Guests visiting Riverbanks Zoo and Garden now have the opportunity to see the Zoo’s newest bachelor, Patrick, a 23-year-old western lowland gorilla.
Patrick moved to Riverbanks in October of 2013 from the Dallas Zoo. His arrival grows the Zoo’s gorilla group to four males; the troop also is made up of Chaka (29), Mike (22) and Ajari (13).
“We’ve spent the last few months getting Patrick acclimated to his new home, and the introduction process has gone extremely well,” said John Davis, curator of mammals at Riverbanks Zoo and Garden. “Patrick is full of personality and loves to interact with his keepers and the public. We are excited to have him at Riverbanks.”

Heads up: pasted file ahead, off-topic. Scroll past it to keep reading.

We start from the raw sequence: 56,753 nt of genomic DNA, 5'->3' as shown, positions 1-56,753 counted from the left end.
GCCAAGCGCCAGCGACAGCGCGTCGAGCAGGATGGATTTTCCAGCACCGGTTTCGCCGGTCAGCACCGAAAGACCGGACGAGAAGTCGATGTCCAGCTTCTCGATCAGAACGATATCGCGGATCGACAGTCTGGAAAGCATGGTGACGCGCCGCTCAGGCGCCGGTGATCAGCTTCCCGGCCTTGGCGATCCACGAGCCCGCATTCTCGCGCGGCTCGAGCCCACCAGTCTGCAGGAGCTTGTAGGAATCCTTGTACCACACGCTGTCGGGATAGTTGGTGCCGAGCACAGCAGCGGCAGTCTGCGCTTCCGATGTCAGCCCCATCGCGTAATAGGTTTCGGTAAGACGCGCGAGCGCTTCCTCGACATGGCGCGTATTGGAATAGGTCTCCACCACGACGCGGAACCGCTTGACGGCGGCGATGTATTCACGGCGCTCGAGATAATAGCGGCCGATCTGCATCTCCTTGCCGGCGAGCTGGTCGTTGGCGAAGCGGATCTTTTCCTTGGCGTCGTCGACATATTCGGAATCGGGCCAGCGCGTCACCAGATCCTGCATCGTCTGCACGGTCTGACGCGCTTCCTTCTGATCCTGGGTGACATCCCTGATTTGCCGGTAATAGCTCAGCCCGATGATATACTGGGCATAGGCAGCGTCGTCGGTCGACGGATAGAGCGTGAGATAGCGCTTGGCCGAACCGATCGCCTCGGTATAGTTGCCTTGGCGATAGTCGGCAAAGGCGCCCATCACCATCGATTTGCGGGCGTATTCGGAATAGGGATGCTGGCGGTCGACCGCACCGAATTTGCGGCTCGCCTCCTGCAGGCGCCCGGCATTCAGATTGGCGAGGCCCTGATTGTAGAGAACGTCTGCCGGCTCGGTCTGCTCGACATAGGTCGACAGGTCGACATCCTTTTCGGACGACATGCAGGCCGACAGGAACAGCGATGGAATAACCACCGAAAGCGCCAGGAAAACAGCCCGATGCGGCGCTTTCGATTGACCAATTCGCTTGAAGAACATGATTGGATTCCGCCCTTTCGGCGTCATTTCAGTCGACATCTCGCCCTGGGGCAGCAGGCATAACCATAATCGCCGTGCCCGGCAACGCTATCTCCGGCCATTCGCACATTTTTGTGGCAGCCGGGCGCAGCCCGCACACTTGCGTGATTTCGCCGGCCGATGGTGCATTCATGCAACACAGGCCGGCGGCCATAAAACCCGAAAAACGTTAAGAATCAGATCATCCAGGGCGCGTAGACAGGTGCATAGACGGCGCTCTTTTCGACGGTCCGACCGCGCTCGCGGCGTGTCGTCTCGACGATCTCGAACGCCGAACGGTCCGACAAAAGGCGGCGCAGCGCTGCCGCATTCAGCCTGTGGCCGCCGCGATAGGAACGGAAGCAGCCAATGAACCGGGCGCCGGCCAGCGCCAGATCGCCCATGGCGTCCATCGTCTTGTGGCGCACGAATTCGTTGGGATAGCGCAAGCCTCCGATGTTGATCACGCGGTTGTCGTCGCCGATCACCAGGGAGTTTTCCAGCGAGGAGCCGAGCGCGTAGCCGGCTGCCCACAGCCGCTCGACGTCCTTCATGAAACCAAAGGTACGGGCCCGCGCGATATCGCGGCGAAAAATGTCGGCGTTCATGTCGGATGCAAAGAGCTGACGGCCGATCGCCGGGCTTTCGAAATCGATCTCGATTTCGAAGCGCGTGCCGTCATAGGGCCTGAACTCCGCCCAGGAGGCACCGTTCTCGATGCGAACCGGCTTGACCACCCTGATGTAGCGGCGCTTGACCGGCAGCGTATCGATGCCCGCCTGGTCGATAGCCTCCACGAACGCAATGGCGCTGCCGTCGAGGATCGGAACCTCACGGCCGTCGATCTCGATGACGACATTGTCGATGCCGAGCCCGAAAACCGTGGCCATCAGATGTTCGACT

Patrick, like Riverbanks’ other gorillas, came to the Zoo as part of the Association of Zoos and Aquarium’s (AZA) gorilla management plan. There are currently more than 500 Species Survival Plan (SSP) programs managed within the AZA.
In the wild, gorillas live in troops that typically range in size from 5 to 30 individuals led by one dominant male silverback. Despite the social nature of these great apes, Patrick prefers a solitary lifestyle. “Because of maternal neglect, Patrick was hand-raised by zoo keepers and as an adult has always favored a much more private existence,” said Davis.
At Riverbanks, Patrick lives separately from Chaka, Mike and Ajari but has close contact with them through sight and smell. Guests can see the Zoo’s gorillas on exhibit daily at Gorilla Base Camp.